Two years have passed since the Fukushima Daiichi nuclear disaster, which followed the Tohoku earthquake and tsunami on March 11, 2011. One of the world's foremost experts on the consequences of Fukushima as well as 1986's Chernobyl disaster is biologist Tim Mousseau of the University of South Carolina's College of Arts and Sciences.
Mousseau studies the effects of radiation on wildlife in their natural surroundings. He began scientific expeditions to the Chernobyl exclusion zone in 2000, and with collaborators including Anders Mψller of the CNRS (France) established the Chernobyl Research Initiative, which has now published more than 40 research papers. He has organized multiple scientific expeditions to investigate the consequences of the radioactivity release from Fukushima, first traveling to the site in July 2011 and since publishing several research papers based on studies of the area surrounding the epicenter of the meltdowns.
"The most important thing we've learned so far is just how little we understand about the role played by low-level, low-dose radiation in natural environments," Mousseau said. "What we've learned over the last seven or eight years -- in Chernobyl in particular -- is that the impacts of radiation under natural conditions, in the field, are much greater than what people had seen in the laboratory setting, and they're much greater than people had seen for the so-called 'pure' external-dose radiation, such as much of the work that has been done with atomic bomb survivors.
"It's very clear, based on recent studies by other folks in addition to us, that the effects of radiation on natural populations -- those that experience the full range of natural stress, in addition to the radiation -- are much larger than the effects in the other settings."
Mousseau's work also challenges the widely held notion that low-level radiation, below a certain threshold, is in fact harmless. "We see no threshold," Mousseau said. "We see consequences -- such as in terms of mutation rates, or lowered fertilities and other population consequences -- all the way down to very low levels, levels that are much lower than what people previously had thought could be measurable in the wild.
"This is mainly because we've put a lot of effort into very carefully designed experimental studies. We have repeated our studies at many different locations in order to be able to factor out other contributing variables to variation in natural populations. This approach has allowed us to use sophisticated statistical procedures to control for many of the other environmental sources of variation so we can analyze the radiation effects independently of these other factors than can obscure the influences of the radiation effects. And when we do this, in a careful way, we find no threshold below which there aren't effects."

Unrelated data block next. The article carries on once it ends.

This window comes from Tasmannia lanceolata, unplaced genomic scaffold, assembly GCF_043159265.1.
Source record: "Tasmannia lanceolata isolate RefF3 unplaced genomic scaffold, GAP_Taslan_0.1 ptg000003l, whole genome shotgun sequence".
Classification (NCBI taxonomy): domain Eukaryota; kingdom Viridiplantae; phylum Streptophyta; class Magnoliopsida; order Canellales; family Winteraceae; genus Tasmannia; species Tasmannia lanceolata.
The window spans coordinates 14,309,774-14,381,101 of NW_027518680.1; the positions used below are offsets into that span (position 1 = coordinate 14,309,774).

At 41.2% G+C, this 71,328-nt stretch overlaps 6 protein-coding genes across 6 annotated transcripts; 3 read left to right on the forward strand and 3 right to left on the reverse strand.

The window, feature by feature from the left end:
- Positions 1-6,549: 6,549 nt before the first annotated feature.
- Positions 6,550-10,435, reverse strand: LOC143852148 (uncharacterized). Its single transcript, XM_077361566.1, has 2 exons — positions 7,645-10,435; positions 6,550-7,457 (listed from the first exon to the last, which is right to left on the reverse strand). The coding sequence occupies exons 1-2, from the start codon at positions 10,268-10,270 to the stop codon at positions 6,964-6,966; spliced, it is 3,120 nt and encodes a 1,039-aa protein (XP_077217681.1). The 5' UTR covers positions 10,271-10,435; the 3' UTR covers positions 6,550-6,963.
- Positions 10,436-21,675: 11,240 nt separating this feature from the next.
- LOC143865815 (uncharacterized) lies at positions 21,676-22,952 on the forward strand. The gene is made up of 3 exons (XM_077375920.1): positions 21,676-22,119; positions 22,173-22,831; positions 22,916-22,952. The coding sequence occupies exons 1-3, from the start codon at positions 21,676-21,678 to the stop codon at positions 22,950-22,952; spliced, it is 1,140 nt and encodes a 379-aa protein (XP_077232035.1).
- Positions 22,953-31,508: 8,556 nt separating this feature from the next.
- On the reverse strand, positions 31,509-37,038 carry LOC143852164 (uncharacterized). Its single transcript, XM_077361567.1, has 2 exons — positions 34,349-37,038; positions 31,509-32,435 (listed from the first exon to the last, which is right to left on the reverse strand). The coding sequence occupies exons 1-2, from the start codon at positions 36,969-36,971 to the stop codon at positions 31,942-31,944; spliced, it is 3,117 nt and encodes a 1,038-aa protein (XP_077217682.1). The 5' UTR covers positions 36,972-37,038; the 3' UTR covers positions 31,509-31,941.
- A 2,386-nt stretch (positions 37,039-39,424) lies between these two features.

In contrast to Chernobyl, the situation in Fukushima remains difficult to assess because it's still very early since the radioactivity release. "It's been two years, and we're just starting to get a handle on what's going on there," Mousseau said. "Based on our analyses the first summer, three to four months after the event, we noticed very significant declines in many of the bird species. Not all of them, but many of the species of birds were negatively impacted, as well as butterflies, which in particular were dramatically impacted. Cicadas were another group that were also negatively impacted. But we didn't see any measurable effects on, say, grasshoppers, dragonflies and some of the other groups. This was the first year, the first few months after the event.
"We went back last year, year two, and we noted that there were increasing negative effects in the most contaminated areas on the birds and some of these insects," Mousseau said. "So at this point, we're hoping to go back there this summer to continue these surveys to see how things continue to progress in the future -- do they bounce back, or do they continue to be affected by both the direct exposure that's still there and perhaps the cumulative effects of mutations accumulating over multiple generations as well?
"There was a really wonderful study done by a group of Japanese scientists at Okinawa University," Mousseau added. "They demonstrated that the butterflies living in Fukushima were experiencing dramatically elevated rates of genetic mutations, and this was being reflected in all sorts of developmental abnormalities -- deformities in the wing structure and in their legs and antennae that were clearly impacting their ability to survive and reproduce."
Research support remains a significant problem, though. "The truth is that there is minimal funding available for independent scientists to conduct research in either place," Mousseau said. "Among the scientific community that is not associated with the nuclear industry or the nuclear agencies, there is virtually no funding for this kind of work. In our case, though, we are particularly grateful for continuing support from the Samuel Freeman Charitable Trust, which has been a friend to the University of South Carolina for a long time."
"The response of most of the U.S. agencies has been that this is a problem for Japan, and that the Japanese should be funding this research. Another response has been that this is not the sort of science that we typically fund because it's not consistent with the mission of the given agency. Clearly, both responses are short-sighted given the urgent need for basic research in this area."
This week Mousseau is a participant in a symposium, "The Medical and Ecological Consequences of the Fukushima Nuclear Accident" on March 11 and 12, 2013, held at The New York Academy of Medicine. The event is being live-streamed.
More information concerning Mousseau's research in Chernobyl, Fukushima and other "hot" places can be found on his website: http://cricket.biol.sc.edu/chernobyl/
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